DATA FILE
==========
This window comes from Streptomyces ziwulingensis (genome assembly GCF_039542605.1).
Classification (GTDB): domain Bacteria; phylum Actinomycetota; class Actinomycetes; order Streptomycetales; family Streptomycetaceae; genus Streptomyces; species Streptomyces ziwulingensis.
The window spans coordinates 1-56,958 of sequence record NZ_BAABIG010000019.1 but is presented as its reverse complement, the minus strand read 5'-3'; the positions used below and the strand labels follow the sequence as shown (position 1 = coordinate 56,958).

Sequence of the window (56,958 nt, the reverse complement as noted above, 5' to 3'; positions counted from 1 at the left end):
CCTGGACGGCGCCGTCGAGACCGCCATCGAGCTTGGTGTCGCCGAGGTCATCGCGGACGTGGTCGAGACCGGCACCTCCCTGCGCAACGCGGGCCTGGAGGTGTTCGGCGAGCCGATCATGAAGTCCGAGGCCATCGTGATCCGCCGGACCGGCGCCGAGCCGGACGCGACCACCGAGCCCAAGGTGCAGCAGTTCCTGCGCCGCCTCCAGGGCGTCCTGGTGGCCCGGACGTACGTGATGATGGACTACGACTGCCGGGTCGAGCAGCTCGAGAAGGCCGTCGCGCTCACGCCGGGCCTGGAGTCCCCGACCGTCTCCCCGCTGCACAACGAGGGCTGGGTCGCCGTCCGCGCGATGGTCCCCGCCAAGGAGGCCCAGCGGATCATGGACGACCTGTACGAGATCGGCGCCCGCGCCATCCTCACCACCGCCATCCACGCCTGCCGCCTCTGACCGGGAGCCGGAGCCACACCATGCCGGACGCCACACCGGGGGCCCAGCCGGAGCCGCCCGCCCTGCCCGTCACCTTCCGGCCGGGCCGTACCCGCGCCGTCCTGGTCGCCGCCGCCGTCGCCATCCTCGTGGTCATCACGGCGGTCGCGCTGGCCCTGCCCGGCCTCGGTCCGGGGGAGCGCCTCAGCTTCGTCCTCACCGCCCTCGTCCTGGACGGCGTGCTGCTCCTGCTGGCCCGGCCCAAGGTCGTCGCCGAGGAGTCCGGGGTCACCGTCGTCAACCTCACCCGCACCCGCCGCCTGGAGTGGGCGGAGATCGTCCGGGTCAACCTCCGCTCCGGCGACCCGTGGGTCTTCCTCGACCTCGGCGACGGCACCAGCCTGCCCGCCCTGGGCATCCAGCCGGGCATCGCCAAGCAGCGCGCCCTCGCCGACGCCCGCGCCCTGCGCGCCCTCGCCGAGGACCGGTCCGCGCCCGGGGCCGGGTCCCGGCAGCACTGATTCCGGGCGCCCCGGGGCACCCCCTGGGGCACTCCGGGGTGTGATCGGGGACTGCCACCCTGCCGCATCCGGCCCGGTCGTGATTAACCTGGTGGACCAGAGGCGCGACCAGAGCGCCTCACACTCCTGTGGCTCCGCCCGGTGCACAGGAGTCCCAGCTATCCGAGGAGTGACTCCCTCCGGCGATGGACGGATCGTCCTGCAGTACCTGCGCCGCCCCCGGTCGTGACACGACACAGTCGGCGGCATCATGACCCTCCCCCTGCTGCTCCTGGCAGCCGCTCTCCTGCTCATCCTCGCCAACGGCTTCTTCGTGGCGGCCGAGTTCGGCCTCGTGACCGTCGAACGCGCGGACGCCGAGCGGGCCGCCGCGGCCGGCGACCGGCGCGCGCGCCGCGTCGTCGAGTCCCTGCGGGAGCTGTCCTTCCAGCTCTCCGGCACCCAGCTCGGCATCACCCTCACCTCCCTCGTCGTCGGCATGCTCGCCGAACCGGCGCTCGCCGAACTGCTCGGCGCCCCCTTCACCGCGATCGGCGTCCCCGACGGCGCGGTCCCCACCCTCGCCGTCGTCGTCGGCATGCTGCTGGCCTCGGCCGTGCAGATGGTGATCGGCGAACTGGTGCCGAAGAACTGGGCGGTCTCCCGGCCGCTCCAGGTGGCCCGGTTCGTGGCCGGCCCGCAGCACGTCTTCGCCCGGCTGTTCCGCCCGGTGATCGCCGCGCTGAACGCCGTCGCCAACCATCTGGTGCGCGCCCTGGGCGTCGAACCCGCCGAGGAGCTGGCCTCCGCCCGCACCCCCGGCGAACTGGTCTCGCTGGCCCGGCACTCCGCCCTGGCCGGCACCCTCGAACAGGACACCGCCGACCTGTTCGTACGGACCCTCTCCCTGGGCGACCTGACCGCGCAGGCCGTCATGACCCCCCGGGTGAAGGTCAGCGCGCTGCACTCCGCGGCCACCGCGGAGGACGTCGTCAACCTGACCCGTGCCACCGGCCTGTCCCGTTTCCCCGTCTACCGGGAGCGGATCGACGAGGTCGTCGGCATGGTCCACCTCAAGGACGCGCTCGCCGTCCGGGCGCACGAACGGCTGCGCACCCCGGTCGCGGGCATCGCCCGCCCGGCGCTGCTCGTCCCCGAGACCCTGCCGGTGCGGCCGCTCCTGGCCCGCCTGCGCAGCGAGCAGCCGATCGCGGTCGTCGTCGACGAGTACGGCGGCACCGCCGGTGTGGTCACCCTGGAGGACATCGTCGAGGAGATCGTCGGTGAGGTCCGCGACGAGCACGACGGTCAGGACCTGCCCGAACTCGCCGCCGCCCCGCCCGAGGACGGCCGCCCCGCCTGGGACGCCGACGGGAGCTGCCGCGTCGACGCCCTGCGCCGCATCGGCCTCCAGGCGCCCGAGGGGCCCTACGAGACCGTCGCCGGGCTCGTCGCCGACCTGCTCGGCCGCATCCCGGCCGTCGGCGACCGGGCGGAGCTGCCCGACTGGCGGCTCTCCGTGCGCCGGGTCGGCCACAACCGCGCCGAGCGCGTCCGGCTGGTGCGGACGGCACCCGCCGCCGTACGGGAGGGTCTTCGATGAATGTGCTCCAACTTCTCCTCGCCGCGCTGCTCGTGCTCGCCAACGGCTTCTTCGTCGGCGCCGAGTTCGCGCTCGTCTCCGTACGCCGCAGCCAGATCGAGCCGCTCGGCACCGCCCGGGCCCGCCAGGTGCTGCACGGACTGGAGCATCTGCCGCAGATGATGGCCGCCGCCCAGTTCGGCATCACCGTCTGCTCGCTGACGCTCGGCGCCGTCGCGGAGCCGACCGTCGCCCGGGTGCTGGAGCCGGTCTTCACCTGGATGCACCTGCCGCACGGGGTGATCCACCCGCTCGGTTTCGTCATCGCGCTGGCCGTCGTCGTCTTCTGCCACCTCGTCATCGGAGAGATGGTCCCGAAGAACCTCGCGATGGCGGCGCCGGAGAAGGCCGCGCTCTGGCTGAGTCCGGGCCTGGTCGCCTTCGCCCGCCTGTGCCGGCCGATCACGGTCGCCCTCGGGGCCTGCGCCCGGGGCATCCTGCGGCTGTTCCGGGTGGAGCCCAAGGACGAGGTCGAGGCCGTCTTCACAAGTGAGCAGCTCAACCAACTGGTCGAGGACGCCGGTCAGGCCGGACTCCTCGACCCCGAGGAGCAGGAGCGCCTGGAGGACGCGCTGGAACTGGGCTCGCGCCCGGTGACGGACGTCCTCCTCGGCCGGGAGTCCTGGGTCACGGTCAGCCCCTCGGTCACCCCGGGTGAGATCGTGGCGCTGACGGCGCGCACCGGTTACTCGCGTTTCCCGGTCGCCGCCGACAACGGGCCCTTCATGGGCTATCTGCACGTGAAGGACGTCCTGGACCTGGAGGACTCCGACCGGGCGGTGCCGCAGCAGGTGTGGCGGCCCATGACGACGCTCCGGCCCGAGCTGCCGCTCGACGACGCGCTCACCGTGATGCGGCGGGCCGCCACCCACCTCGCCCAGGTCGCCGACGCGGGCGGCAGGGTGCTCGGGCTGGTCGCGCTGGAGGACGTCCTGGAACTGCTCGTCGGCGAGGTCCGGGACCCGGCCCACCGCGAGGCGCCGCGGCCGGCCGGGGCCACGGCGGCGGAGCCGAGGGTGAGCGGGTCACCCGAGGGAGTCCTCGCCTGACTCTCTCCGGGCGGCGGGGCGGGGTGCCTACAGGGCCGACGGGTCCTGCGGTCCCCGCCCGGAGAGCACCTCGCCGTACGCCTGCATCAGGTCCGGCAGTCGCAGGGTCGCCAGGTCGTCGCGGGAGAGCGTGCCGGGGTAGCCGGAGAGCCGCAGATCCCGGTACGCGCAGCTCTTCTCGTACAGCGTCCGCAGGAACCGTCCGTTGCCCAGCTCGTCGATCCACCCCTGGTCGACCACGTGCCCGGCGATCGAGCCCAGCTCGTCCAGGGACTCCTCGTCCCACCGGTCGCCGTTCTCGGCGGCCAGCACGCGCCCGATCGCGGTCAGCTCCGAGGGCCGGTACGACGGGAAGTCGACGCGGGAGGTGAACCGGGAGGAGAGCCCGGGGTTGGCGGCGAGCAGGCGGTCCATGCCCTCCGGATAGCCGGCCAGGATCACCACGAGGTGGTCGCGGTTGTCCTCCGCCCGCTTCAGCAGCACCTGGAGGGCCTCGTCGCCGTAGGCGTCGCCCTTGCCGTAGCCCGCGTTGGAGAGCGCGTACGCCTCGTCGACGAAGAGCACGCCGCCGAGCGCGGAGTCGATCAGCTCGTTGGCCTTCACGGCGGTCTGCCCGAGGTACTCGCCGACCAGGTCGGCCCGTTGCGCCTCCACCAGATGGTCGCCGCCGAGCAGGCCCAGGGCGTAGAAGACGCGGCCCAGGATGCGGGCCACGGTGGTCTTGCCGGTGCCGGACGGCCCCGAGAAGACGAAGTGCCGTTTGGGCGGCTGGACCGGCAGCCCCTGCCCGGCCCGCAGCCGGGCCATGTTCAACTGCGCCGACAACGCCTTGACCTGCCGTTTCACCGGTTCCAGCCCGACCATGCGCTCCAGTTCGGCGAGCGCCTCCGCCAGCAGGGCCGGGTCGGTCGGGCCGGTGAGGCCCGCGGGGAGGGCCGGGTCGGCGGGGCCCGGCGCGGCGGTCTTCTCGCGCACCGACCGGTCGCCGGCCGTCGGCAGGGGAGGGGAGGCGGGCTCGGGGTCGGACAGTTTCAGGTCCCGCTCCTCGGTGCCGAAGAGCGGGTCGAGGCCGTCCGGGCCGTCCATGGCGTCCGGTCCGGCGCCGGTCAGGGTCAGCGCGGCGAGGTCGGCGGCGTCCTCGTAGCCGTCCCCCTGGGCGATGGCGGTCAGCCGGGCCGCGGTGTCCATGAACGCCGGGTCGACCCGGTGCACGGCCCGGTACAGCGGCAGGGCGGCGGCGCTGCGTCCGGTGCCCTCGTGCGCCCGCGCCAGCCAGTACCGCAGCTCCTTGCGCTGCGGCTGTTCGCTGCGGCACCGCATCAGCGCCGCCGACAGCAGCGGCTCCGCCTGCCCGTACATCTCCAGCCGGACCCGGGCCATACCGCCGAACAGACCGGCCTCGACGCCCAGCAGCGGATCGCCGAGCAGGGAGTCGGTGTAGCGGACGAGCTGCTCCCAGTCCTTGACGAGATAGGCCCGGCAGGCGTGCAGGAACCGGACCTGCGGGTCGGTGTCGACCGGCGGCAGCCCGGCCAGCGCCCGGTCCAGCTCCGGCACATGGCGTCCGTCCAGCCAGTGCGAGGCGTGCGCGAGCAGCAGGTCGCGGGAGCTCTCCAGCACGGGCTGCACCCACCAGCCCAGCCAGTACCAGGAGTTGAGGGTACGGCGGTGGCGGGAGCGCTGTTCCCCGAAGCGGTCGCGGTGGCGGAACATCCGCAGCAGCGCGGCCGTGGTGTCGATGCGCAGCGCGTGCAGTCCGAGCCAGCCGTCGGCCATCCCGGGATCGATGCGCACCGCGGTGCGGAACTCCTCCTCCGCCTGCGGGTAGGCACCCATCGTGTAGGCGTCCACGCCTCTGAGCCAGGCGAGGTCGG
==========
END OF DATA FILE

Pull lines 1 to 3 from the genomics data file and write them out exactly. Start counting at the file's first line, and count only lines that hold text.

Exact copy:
This window comes from Streptomyces ziwulingensis (genome assembly GCF_039542605.1).
Classification (GTDB): domain Bacteria; phylum Actinomycetota; class Actinomycetes; order Streptomycetales; family Streptomycetaceae; genus Streptomyces; species Streptomyces ziwulingensis.
The window spans coordinates 1-56,958 of sequence record NZ_BAABIG010000019.1 but is presented as its reverse complement, the minus strand read 5'-3'; the positions used below and the strand labels follow the sequence as shown (position 1 = coordinate 56,958).